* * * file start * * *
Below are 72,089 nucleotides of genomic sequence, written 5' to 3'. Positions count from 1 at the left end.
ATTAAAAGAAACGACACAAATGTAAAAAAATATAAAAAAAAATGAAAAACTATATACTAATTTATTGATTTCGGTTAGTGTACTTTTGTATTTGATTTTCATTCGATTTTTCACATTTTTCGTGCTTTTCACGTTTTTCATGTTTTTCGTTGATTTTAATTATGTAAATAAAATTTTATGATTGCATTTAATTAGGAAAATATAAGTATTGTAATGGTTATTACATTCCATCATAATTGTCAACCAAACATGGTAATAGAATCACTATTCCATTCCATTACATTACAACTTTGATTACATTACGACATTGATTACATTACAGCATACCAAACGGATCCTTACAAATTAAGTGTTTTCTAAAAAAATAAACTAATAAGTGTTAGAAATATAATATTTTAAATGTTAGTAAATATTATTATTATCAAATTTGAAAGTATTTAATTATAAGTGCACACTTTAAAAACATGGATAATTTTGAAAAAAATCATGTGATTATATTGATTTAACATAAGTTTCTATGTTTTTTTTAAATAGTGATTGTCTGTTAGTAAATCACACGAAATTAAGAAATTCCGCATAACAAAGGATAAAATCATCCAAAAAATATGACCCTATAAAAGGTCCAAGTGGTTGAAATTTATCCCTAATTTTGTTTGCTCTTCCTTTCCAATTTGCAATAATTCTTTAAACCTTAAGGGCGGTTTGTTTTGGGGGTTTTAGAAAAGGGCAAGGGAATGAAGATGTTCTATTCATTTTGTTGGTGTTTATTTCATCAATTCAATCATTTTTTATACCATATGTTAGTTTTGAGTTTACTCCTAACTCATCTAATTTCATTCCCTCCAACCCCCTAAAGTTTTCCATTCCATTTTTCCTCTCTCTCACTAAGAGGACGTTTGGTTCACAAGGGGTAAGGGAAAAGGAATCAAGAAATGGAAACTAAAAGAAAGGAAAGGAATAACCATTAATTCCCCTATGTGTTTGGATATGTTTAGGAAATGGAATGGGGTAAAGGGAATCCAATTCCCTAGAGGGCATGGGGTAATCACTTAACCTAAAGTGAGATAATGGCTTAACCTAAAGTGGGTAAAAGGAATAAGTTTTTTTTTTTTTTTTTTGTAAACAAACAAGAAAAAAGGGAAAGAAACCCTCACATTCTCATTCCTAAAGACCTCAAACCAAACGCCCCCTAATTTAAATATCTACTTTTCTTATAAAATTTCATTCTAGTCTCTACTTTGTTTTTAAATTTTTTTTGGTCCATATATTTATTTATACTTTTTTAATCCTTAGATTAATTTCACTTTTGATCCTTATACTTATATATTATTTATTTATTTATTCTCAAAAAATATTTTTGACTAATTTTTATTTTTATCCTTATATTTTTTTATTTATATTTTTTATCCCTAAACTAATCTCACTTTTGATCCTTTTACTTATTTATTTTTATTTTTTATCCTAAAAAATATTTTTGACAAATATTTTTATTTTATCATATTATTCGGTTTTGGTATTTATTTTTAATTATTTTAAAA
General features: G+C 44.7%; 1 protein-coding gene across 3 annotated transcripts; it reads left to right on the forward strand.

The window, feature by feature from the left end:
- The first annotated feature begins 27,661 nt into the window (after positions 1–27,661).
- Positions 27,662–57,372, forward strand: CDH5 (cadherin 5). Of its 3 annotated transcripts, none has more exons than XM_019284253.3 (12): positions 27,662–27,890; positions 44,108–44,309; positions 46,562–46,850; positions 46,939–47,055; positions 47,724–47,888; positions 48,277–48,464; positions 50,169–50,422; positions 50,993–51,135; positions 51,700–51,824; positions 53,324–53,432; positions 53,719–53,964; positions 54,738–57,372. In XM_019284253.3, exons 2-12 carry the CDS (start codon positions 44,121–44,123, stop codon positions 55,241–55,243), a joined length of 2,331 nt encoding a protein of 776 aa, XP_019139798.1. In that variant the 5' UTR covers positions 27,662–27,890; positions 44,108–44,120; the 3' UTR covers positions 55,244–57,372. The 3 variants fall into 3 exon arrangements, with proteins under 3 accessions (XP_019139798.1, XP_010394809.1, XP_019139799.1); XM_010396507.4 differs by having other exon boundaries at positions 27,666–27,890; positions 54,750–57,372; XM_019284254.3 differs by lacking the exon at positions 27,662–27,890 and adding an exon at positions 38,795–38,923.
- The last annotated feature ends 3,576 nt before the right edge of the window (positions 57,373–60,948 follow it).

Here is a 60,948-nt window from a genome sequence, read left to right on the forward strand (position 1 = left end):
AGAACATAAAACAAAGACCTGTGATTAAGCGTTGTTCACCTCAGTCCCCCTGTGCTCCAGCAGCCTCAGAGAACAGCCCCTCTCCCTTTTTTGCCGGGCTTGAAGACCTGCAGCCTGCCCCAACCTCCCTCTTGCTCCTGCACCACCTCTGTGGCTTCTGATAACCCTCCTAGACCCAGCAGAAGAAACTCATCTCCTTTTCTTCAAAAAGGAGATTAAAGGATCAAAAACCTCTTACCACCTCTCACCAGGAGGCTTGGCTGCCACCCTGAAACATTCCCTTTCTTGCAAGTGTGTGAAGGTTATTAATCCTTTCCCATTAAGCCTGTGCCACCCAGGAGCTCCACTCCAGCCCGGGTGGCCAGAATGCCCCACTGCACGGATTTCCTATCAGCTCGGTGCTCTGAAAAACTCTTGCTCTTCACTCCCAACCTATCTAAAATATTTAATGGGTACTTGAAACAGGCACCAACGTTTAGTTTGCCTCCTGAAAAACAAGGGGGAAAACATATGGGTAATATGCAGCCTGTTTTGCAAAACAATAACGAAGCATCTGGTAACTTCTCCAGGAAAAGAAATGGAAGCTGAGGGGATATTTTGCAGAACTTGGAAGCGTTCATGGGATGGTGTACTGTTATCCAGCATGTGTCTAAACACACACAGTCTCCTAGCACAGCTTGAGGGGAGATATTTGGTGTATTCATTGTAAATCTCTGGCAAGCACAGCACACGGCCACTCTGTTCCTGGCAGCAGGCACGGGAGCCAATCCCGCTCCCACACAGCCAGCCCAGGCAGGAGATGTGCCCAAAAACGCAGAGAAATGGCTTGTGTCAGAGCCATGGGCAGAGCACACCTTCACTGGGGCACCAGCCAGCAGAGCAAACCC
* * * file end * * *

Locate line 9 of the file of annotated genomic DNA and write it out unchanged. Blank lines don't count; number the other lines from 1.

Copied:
AGAACATAAAACAAAGACCTGTGATTAAGCGTTGTTCACCTCAGTCCCCCTGTGCTCCAGCAGCCTCAGAGAACAGCCCCTCTCCCTTTTTTGCCGGGCTTGAAGACCTGCAGCCTGCCCCAACCTCCCTCTTGCTCCTGCACCACCTCTGTGGCTTCTGATAACCCTCCTAGACCCAGCAGAAGAAACTCATCTCCTTTTCTTCAAAAAGGAGATTAAAGGATCAAAAACCTCTTACCACCTCTCACCAGGAGGCTTGGCTGCCACCCTGAAACATTCCCTTTCTTGCAAGTGTGTGAAGGTTATTAATCCTTTCCCATTAAGCCTGTGCCACCCAGGAGCTCCACTCCAGCCCGGGTGGCCAGAATGCCCCACTGCACGGATTTCCTATCAGCTCGGTGCTCTGAAAAACTCTTGCTCTTCACTCCCAACCTATCTAAAATATTTAATGGGTACTTGAAACAGGCACCAACGTTTAGTTTGCCTCCTGAAAAACAAGGGGGAAAACATATGGGTAATATGCAGCCTGTTTTGCAAAACAATAACGAAGCATCTGGTAACTTCTCCAGGAAAAGAAATGGAAGCTGAGGGGATATTTTGCAGAACTTGGAAGCGTTCATGGGATGGTGTACTGTTATCCAGCATGTGTCTAAACACACACAGTCTCCTAGCACAGCTTGAGGGGAGATATTTGGTGTATTCATTGTAAATCTCTGGCAAGCACAGCACACGGCCACTCTGTTCCTGGCAGCAGGCACGGGAGCCAATCCCGCTCCCACACAGCCAGCCCAGGCAGGAGATGTGCCCAAAAACGCAGAGAAATGGCTTGTGTCAGAGCCATGGGCAGAGCACACCTTCACTGGGGCACCAGCCAGCAGAGCAAACCC